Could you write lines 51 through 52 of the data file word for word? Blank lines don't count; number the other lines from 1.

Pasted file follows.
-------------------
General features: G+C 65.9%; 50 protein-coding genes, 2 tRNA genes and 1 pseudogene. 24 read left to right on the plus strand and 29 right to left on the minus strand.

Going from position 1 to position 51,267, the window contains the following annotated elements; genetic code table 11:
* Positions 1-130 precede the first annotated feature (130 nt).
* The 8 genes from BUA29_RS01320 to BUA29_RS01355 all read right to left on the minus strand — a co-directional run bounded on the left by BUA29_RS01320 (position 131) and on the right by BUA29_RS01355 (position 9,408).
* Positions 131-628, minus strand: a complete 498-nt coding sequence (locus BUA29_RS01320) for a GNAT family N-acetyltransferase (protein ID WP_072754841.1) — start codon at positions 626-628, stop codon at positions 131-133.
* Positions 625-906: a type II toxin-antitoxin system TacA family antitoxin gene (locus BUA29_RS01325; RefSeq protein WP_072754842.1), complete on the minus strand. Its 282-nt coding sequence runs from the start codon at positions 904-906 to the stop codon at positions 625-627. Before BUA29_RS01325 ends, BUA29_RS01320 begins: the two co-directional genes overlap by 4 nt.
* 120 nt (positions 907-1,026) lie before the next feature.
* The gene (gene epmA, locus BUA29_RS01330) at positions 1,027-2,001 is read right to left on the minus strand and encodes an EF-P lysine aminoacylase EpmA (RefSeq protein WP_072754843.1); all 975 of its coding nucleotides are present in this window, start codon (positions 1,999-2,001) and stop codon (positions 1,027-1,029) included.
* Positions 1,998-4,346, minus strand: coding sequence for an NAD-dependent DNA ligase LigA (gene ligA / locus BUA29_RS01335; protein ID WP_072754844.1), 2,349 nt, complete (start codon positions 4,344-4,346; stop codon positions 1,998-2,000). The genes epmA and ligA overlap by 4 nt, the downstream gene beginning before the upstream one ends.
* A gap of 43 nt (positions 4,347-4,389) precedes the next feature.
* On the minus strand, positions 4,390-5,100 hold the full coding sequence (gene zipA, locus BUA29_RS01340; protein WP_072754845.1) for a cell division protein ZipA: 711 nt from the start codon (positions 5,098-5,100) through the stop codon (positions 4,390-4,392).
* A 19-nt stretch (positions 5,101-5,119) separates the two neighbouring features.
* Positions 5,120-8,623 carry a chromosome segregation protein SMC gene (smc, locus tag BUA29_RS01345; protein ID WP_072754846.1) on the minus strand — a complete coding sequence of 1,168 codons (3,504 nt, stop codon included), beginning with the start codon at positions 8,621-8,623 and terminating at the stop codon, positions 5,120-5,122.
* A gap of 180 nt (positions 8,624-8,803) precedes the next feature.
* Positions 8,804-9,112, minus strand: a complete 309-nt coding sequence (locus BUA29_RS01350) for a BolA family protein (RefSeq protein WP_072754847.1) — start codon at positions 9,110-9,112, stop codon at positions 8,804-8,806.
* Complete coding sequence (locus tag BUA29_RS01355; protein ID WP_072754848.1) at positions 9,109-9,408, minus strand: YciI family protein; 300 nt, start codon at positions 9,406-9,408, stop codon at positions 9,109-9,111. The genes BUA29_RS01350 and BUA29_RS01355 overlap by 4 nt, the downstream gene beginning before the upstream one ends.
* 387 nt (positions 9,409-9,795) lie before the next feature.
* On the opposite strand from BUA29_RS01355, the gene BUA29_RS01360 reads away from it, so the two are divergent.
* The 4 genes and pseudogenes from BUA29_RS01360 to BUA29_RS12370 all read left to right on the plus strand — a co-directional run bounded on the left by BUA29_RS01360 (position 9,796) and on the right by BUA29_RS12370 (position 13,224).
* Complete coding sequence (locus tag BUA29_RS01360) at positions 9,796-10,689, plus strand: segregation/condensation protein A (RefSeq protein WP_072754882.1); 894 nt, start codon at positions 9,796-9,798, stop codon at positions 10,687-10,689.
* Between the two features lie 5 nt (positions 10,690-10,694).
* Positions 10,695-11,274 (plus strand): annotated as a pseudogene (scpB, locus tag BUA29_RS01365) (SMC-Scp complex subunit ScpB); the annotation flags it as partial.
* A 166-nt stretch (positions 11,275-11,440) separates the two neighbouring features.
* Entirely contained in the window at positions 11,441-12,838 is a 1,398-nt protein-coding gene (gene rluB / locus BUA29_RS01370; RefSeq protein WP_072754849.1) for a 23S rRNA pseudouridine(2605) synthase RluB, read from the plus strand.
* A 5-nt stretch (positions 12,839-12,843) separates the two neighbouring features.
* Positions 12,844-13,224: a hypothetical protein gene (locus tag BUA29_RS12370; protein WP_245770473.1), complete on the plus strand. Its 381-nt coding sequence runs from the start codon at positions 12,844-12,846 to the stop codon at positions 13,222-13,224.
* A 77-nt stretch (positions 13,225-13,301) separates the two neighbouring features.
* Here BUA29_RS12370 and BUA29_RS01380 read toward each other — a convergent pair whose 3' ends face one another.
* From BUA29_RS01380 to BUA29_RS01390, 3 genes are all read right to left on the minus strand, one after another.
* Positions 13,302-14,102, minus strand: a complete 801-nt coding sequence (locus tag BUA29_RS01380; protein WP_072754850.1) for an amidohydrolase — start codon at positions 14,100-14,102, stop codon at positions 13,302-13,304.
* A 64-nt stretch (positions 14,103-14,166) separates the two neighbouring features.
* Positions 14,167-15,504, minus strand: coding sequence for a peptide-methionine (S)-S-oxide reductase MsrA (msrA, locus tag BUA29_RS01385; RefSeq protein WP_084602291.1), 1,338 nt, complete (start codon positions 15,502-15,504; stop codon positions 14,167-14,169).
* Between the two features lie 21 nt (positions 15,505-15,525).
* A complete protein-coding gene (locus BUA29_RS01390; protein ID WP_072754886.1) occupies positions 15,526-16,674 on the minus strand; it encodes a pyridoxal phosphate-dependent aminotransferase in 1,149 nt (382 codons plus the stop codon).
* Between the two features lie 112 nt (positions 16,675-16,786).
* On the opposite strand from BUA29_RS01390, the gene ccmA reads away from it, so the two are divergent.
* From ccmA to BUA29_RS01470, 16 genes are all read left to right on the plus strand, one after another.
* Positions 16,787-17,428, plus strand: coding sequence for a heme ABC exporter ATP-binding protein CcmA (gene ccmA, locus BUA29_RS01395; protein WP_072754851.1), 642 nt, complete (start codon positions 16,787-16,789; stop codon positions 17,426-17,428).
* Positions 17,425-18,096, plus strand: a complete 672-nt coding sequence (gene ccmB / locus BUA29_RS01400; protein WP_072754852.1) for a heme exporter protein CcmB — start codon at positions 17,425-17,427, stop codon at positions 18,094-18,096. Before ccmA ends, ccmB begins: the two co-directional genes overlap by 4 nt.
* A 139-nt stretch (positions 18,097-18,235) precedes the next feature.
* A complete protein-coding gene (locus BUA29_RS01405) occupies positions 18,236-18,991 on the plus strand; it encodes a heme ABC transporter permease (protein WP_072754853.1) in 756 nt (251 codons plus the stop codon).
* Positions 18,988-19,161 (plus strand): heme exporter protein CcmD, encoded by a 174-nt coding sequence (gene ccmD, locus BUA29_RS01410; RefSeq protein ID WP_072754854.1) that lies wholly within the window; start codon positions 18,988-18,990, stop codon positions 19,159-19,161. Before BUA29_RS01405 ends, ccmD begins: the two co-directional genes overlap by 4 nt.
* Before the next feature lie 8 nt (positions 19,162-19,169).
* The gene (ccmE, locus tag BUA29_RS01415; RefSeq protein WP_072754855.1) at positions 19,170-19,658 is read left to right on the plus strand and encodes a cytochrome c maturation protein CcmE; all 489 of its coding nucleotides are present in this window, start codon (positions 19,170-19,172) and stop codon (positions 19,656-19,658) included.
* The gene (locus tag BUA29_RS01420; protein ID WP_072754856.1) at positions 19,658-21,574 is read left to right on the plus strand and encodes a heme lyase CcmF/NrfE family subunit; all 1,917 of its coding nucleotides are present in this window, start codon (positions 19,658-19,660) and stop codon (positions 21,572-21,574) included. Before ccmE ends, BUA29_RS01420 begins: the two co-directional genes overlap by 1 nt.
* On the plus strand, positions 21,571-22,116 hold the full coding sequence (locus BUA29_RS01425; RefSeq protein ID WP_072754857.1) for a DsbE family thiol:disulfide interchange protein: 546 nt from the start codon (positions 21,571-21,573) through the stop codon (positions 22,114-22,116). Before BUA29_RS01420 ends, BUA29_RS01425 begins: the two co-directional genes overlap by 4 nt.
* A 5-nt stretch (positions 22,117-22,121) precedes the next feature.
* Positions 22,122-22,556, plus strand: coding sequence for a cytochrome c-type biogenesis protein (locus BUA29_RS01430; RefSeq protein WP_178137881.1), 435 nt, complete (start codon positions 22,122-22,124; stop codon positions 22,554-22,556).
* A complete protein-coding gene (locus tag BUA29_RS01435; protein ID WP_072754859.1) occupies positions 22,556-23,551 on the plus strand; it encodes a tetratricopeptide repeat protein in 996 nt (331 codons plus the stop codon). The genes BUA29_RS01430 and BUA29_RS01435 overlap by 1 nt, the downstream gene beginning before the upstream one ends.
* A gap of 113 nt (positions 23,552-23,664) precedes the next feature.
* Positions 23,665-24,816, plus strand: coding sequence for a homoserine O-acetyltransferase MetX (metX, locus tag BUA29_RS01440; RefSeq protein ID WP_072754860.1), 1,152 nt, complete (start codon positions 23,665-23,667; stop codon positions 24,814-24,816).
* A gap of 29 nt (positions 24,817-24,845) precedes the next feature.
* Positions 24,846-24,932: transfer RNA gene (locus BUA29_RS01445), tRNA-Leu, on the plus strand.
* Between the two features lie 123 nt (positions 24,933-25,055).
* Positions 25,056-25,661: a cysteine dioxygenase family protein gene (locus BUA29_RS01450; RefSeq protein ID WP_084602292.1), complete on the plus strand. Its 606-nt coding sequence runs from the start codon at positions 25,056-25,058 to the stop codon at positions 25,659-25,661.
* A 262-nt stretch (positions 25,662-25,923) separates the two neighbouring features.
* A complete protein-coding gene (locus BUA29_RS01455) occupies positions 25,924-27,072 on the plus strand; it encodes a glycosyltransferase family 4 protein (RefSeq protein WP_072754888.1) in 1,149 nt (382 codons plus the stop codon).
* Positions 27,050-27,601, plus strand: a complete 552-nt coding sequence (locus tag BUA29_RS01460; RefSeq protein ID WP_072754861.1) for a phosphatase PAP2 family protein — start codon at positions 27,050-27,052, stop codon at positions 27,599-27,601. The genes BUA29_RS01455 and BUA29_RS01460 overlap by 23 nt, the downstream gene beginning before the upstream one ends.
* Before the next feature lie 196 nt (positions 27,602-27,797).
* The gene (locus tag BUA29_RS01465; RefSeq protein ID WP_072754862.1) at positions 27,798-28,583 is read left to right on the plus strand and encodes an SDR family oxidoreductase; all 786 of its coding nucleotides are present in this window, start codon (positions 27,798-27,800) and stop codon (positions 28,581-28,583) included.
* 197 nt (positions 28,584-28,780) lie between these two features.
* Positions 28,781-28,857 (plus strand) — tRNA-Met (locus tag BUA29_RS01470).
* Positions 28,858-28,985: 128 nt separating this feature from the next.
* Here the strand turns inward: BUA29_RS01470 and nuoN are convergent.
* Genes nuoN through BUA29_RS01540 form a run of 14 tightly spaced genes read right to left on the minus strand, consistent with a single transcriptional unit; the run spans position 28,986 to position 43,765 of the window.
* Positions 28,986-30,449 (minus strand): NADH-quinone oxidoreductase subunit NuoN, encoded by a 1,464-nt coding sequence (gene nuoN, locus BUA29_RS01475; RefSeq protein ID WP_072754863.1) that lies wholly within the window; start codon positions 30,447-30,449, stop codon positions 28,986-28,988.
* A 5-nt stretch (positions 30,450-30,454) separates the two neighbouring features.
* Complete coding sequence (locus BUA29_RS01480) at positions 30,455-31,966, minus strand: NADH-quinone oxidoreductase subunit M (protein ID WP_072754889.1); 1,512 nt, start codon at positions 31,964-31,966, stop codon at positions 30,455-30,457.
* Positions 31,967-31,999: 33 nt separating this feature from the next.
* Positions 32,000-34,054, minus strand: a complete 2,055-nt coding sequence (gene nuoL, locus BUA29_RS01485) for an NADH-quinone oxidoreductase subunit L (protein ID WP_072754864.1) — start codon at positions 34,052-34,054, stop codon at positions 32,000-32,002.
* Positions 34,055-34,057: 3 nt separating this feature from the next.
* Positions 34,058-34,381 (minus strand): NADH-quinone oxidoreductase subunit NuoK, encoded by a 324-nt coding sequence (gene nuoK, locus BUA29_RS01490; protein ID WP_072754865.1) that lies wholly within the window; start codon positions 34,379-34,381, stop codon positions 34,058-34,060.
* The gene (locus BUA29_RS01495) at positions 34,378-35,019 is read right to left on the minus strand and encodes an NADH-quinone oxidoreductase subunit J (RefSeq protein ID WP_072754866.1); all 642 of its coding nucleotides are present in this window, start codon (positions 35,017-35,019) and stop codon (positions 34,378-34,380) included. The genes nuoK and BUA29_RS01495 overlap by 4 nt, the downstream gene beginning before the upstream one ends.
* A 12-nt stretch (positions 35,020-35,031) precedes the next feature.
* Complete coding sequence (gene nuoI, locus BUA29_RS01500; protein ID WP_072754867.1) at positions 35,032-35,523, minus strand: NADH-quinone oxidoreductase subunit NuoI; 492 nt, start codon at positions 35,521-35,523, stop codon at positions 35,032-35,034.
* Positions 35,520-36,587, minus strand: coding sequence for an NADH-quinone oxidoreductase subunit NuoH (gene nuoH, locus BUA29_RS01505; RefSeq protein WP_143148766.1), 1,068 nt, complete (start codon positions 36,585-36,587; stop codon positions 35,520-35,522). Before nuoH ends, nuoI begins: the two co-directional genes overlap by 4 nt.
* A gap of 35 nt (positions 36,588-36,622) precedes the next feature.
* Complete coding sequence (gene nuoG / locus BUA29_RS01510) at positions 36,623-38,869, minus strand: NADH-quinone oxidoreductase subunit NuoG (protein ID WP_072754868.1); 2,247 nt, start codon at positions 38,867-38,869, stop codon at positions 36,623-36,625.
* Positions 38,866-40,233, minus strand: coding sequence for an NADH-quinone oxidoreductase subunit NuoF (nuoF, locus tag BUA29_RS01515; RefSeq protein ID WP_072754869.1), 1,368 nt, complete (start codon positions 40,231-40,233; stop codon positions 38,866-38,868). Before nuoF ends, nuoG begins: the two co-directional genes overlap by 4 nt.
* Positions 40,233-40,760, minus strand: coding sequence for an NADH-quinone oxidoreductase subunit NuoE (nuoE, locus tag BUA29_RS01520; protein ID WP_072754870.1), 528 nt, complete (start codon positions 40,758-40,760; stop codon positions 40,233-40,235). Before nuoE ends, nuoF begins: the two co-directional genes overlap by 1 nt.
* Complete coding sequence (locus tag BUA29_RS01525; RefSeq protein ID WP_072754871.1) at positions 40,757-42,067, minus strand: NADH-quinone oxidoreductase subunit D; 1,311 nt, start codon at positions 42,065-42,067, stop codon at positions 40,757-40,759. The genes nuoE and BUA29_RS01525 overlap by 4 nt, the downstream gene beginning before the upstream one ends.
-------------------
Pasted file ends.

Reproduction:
* Positions 23,665-24,816, plus strand: coding sequence for a homoserine O-acetyltransferase MetX (metX, locus tag BUA29_RS01440; RefSeq protein ID WP_072754860.1), 1,152 nt, complete (start codon positions 23,665-23,667; stop codon positions 24,814-24,816).
* A gap of 29 nt (positions 24,817-24,845) precedes the next feature.